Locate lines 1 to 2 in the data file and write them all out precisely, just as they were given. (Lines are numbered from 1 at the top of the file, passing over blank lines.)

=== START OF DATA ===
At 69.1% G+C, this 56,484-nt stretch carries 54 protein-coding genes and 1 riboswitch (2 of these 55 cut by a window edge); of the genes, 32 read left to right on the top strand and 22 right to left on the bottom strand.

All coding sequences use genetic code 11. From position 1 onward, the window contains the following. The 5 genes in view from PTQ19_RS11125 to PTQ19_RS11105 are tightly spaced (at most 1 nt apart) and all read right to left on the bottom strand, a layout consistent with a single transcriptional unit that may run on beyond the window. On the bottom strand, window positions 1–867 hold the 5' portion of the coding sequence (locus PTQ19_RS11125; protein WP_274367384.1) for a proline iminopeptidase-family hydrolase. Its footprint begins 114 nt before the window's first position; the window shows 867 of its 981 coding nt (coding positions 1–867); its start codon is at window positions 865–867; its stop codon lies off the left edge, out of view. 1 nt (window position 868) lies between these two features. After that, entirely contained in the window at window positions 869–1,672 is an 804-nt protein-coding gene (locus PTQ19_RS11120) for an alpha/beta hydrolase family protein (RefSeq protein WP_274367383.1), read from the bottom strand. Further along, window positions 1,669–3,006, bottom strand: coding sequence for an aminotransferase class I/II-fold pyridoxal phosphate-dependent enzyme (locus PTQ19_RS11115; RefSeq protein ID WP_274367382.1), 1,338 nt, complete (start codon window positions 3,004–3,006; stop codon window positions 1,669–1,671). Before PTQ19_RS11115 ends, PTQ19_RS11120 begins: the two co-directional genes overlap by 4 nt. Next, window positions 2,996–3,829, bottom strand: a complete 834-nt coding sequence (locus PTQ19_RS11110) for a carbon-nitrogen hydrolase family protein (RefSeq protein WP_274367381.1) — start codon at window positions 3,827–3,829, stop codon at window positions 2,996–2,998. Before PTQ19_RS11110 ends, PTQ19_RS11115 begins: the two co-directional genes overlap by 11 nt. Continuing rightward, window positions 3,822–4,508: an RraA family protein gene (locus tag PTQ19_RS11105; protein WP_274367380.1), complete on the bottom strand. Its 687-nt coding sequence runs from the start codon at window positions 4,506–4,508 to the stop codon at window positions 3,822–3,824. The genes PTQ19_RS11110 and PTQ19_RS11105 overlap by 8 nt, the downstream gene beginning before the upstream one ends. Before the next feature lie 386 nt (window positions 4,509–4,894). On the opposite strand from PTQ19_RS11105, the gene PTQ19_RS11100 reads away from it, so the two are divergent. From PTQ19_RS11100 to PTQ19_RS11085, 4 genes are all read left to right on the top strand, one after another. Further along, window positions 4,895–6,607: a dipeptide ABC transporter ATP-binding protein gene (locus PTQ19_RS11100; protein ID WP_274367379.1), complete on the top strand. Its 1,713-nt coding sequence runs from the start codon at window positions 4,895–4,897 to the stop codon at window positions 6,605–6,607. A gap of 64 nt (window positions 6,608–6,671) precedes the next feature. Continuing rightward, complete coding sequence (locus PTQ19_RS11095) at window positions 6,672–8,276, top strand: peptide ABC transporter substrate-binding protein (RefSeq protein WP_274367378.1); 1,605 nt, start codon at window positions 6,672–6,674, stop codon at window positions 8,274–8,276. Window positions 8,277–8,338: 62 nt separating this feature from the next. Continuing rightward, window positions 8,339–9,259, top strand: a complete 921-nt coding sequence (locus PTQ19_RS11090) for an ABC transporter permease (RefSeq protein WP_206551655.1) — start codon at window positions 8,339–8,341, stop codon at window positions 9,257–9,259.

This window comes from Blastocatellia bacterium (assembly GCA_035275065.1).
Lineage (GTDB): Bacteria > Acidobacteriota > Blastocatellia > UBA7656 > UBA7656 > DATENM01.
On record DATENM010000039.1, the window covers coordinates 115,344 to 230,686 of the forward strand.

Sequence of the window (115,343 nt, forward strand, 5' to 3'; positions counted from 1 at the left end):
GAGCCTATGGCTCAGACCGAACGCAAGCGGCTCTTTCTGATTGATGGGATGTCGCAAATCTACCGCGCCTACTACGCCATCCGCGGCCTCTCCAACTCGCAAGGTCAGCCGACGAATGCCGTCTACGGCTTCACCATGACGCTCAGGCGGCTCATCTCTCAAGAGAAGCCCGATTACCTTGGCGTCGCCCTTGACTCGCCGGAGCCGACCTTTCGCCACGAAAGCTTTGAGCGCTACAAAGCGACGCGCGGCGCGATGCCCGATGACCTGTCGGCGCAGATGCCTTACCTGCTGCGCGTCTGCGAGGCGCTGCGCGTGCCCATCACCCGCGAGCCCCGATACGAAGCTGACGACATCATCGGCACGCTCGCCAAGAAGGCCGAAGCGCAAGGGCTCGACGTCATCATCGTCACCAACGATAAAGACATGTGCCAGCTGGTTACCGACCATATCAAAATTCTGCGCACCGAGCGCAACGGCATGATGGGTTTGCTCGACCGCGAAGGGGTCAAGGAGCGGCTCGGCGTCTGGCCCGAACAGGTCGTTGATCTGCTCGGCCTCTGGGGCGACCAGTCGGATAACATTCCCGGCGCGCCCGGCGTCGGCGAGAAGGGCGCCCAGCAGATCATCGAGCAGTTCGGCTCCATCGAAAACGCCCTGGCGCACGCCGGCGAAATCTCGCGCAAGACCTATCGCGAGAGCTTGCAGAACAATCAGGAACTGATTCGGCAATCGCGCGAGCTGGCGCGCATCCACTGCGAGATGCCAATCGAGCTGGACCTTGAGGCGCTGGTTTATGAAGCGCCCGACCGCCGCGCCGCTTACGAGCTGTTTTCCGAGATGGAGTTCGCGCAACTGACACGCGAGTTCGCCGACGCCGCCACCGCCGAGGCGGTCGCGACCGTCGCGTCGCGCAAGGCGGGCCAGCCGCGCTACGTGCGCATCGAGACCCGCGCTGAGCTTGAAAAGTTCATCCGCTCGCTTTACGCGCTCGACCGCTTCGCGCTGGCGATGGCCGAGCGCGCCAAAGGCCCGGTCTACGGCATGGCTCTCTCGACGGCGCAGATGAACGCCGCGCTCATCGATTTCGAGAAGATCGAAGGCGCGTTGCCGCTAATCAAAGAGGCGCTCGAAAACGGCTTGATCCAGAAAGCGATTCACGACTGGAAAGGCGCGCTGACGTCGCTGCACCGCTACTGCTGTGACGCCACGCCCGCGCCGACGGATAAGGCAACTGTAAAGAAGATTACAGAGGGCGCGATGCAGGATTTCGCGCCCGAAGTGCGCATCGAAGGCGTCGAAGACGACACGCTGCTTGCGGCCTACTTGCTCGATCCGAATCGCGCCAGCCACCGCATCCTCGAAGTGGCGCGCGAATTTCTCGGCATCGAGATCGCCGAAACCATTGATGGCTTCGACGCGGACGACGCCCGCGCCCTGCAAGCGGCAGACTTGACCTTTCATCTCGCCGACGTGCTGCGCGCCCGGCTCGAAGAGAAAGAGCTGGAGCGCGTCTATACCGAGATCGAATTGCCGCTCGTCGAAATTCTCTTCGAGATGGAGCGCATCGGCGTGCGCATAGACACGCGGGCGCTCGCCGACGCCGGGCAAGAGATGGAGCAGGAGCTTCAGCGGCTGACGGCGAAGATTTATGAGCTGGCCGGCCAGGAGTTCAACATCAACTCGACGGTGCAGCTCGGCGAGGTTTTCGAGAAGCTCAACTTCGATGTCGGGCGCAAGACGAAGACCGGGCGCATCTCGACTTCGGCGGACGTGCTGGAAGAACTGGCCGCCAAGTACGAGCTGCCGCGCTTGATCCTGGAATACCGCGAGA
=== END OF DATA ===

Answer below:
At 69.1% G+C, this 56,484-nt stretch carries 54 protein-coding genes and 1 riboswitch (2 of these 55 cut by a window edge); of the genes, 32 read left to right on the top strand and 22 right to left on the bottom strand.

All coding sequences use genetic code 11. From position 1 onward, the window contains the following. The 5 genes in view from PTQ19_RS11125 to PTQ19_RS11105 are tightly spaced (at most 1 nt apart) and all read right to left on the bottom strand, a layout consistent with a single transcriptional unit that may run on beyond the window. On the bottom strand, window positions 1–867 hold the 5' portion of the coding sequence (locus PTQ19_RS11125; protein WP_274367384.1) for a proline iminopeptidase-family hydrolase. Its footprint begins 114 nt before the window's first position; the window shows 867 of its 981 coding nt (coding positions 1–867); its start codon is at window positions 865–867; its stop codon lies off the left edge, out of view. 1 nt (window position 868) lies between these two features. After that, entirely contained in the window at window positions 869–1,672 is an 804-nt protein-coding gene (locus PTQ19_RS11120) for an alpha/beta hydrolase family protein (RefSeq protein WP_274367383.1), read from the bottom strand. Further along, window positions 1,669–3,006, bottom strand: coding sequence for an aminotransferase class I/II-fold pyridoxal phosphate-dependent enzyme (locus PTQ19_RS11115; RefSeq protein ID WP_274367382.1), 1,338 nt, complete (start codon window positions 3,004–3,006; stop codon window positions 1,669–1,671). Before PTQ19_RS11115 ends, PTQ19_RS11120 begins: the two co-directional genes overlap by 4 nt. Next, window positions 2,996–3,829, bottom strand: a complete 834-nt coding sequence (locus PTQ19_RS11110) for a carbon-nitrogen hydrolase family protein (RefSeq protein WP_274367381.1) — start codon at window positions 3,827–3,829, stop codon at window positions 2,996–2,998. Before PTQ19_RS11110 ends, PTQ19_RS11115 begins: the two co-directional genes overlap by 11 nt. Continuing rightward, window positions 3,822–4,508: an RraA family protein gene (locus tag PTQ19_RS11105; protein WP_274367380.1), complete on the bottom strand. Its 687-nt coding sequence runs from the start codon at window positions 4,506–4,508 to the stop codon at window positions 3,822–3,824. The genes PTQ19_RS11110 and PTQ19_RS11105 overlap by 8 nt, the downstream gene beginning before the upstream one ends. Before the next feature lie 386 nt (window positions 4,509–4,894). On the opposite strand from PTQ19_RS11105, the gene PTQ19_RS11100 reads away from it, so the two are divergent. From PTQ19_RS11100 to PTQ19_RS11085, 4 genes are all read left to right on the top strand, one after another. Further along, window positions 4,895–6,607: a dipeptide ABC transporter ATP-binding protein gene (locus PTQ19_RS11100; protein ID WP_274367379.1), complete on the top strand. Its 1,713-nt coding sequence runs from the start codon at window positions 4,895–4,897 to the stop codon at window positions 6,605–6,607. A gap of 64 nt (window positions 6,608–6,671) precedes the next feature. Continuing rightward, complete coding sequence (locus PTQ19_RS11095) at window positions 6,672–8,276, top strand: peptide ABC transporter substrate-binding protein (RefSeq protein WP_274367378.1); 1,605 nt, start codon at window positions 6,672–6,674, stop codon at window positions 8,274–8,276. Window positions 8,277–8,338: 62 nt separating this feature from the next. Continuing rightward, window positions 8,339–9,259, top strand: a complete 921-nt coding sequence (locus PTQ19_RS11090) for an ABC transporter permease (RefSeq protein WP_206551655.1) — start codon at window positions 8,339–8,341, stop codon at window positions 9,257–9,259.